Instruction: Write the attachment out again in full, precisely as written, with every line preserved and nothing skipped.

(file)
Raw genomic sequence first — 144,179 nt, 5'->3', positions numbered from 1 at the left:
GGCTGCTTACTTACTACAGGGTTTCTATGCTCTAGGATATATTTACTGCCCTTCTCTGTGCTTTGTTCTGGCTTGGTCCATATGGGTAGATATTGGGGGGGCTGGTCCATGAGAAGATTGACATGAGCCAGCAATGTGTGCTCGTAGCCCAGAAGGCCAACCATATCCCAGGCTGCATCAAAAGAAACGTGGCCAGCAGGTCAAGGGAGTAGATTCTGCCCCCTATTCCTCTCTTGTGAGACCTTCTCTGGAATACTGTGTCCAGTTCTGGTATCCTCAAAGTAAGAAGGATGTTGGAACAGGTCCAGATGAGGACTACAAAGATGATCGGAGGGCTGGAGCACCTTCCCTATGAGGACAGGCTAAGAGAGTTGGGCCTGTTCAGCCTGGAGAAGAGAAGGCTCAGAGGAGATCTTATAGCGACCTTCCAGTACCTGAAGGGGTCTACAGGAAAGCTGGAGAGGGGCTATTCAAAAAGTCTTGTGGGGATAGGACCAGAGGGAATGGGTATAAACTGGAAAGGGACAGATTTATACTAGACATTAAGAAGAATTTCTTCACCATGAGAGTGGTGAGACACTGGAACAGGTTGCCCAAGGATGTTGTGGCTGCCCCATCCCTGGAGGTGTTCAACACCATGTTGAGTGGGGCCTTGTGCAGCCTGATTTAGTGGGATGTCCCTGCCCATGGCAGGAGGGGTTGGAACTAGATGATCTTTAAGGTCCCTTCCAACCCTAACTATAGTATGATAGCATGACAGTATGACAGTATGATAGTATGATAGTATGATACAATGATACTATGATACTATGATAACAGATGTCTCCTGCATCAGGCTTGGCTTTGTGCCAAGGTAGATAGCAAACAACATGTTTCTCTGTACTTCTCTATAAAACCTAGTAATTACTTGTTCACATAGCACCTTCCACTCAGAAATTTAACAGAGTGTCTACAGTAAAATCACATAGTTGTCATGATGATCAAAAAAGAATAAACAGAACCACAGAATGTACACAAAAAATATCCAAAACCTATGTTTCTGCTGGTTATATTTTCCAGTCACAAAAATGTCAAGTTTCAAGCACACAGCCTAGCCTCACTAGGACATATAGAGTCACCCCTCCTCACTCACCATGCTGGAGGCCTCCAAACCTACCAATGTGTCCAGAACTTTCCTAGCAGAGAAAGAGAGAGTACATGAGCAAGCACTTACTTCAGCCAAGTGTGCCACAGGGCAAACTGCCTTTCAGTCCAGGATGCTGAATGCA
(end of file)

Raw genomic sequence first — 144,179 nt, 5'->3', positions numbered from 1 at the left:
GGCTGCTTACTTACTACAGGGTTTCTATGCTCTAGGATATATTTACTGCCCTTCTCTGTGCTTTGTTCTGGCTTGGTCCATATGGGTAGATATTGGGGGGGCTGGTCCATGAGAAGATTGACATGAGCCAGCAATGTGTGCTCGTAGCCCAGAAGGCCAACCATATCCCAGGCTGCATCAAAAGAAACGTGGCCAGCAGGTCAAGGGAGTAGATTCTGCCCCCTATTCCTCTCTTGTGAGACCTTCTCTGGAATACTGTGTCCAGTTCTGGTATCCTCAAAGTAAGAAGGATGTTGGAACAGGTCCAGATGAGGACTACAAAGATGATCGGAGGGCTGGAGCACCTTCCCTATGAGGACAGGCTAAGAGAGTTGGGCCTGTTCAGCCTGGAGAAGAGAAGGCTCAGAGGAGATCTTATAGCGACCTTCCAGTACCTGAAGGGGTCTACAGGAAAGCTGGAGAGGGGCTATTCAAAAAGTCTTGTGGGGATAGGACCAGAGGGAATGGGTATAAACTGGAAAGGGACAGATTTATACTAGACATTAAGAAGAATTTCTTCACCATGAGAGTGGTGAGACACTGGAACAGGTTGCCCAAGGATGTTGTGGCTGCCCCATCCCTGGAGGTGTTCAACACCATGTTGAGTGGGGCCTTGTGCAGCCTGATTTAGTGGGATGTCCCTGCCCATGGCAGGAGGGGTTGGAACTAGATGATCTTTAAGGTCCCTTCCAACCCTAACTATAGTATGATAGCATGACAGTATGACAGTATGATAGTATGATAGTATGATACAATGATACTATGATACTATGATAACAGATGTCTCCTGCATCAGGCTTGGCTTTGTGCCAAGGTAGATAGCAAACAACATGTTTCTCTGTACTTCTCTATAAAACCTAGTAATTACTTGTTCACATAGCACCTTCCACTCAGAAATTTAACAGAGTGTCTACAGTAAAATCACATAGTTGTCATGATGATCAAAAAAGAATAAACAGAACCACAGAATGTACACAAAAAATATCCAAAACCTATGTTTCTGCTGGTTATATTTTCCAGTCACAAAAATGTCAAGTTTCAAGCACACAGCCTAGCCTCACTAGGACATATAGAGTCACCCCTCCTCACTCACCATGCTGGAGGCCTCCAAACCTACCAATGTGTCCAGAACTTTCCTAGCAGAGAAAGAGAGAGTACATGAGCAAGCACTTACTTCAGCCAAGTGTGCCACAGGGCAAACTGCCTTTCAGTCCAGGATGCTGAATGCA